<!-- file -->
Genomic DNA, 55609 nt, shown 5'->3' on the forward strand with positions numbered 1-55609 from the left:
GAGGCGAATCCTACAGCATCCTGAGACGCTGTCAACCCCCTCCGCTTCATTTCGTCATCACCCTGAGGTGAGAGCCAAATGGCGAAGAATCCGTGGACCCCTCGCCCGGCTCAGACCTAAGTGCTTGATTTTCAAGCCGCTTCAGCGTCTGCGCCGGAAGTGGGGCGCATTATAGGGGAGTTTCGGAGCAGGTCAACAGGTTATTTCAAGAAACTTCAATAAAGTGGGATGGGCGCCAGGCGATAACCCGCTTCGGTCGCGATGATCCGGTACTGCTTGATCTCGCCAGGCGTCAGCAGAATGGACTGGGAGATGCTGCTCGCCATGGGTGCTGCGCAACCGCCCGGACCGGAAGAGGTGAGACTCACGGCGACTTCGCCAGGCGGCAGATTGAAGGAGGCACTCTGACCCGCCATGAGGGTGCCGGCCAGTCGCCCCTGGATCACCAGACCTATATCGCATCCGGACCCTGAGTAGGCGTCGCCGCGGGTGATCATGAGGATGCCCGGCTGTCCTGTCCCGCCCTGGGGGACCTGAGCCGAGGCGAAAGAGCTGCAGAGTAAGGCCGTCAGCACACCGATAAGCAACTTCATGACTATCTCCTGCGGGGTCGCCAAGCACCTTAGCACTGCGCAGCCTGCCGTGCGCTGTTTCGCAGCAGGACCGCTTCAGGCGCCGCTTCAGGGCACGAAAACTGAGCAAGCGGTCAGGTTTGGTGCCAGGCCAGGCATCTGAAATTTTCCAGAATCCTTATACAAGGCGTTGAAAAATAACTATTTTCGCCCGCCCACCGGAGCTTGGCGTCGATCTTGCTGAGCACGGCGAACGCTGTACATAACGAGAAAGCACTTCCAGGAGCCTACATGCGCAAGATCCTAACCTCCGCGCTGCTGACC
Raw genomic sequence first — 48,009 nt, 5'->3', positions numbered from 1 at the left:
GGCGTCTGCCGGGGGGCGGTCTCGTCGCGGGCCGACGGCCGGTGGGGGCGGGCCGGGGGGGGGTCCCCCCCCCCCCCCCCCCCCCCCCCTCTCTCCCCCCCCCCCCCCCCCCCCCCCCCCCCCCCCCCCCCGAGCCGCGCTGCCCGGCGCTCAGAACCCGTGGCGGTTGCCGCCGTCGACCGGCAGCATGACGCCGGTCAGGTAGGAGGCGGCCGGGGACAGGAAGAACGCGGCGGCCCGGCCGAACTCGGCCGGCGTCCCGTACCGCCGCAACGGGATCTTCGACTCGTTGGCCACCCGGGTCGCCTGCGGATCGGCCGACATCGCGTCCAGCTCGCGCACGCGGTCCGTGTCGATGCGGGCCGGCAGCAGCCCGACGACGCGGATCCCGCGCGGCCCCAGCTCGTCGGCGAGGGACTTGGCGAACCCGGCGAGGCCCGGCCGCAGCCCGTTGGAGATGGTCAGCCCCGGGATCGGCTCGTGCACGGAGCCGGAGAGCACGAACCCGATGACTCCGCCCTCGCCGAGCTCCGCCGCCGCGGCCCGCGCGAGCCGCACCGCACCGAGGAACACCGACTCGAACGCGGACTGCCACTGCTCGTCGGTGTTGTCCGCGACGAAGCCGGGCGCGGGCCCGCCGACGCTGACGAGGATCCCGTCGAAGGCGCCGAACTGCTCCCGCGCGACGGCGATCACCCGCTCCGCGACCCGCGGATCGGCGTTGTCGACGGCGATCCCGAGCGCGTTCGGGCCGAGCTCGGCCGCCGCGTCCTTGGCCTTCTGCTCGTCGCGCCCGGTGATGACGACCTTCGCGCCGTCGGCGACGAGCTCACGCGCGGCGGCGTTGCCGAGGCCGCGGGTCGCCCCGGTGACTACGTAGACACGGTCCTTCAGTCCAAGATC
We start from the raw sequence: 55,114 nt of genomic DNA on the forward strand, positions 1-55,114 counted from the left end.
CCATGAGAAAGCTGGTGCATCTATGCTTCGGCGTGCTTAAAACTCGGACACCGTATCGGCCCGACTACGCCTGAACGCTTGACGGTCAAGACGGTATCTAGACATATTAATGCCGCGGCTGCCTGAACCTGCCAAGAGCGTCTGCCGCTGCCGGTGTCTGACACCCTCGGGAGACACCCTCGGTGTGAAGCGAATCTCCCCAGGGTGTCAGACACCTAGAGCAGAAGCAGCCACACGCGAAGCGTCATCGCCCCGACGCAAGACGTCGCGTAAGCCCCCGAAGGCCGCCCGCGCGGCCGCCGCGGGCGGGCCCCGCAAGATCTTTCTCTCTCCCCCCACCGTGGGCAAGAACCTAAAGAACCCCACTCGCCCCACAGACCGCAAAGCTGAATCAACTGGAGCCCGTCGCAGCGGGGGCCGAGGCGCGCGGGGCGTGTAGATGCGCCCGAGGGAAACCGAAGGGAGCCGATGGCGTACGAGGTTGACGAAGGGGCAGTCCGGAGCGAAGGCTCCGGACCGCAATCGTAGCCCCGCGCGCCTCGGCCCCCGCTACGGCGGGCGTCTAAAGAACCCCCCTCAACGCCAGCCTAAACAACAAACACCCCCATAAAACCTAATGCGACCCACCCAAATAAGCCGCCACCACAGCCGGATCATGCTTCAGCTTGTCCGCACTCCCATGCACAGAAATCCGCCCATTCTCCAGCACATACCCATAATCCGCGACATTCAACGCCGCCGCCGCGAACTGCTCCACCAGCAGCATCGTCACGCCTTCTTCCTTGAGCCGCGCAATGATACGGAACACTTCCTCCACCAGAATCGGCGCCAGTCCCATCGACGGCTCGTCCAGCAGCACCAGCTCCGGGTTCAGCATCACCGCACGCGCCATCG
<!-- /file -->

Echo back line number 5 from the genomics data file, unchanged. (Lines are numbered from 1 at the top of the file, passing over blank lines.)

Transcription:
We start from the raw sequence: 55,114 nt of genomic DNA on the forward strand, positions 1-55,114 counted from the left end.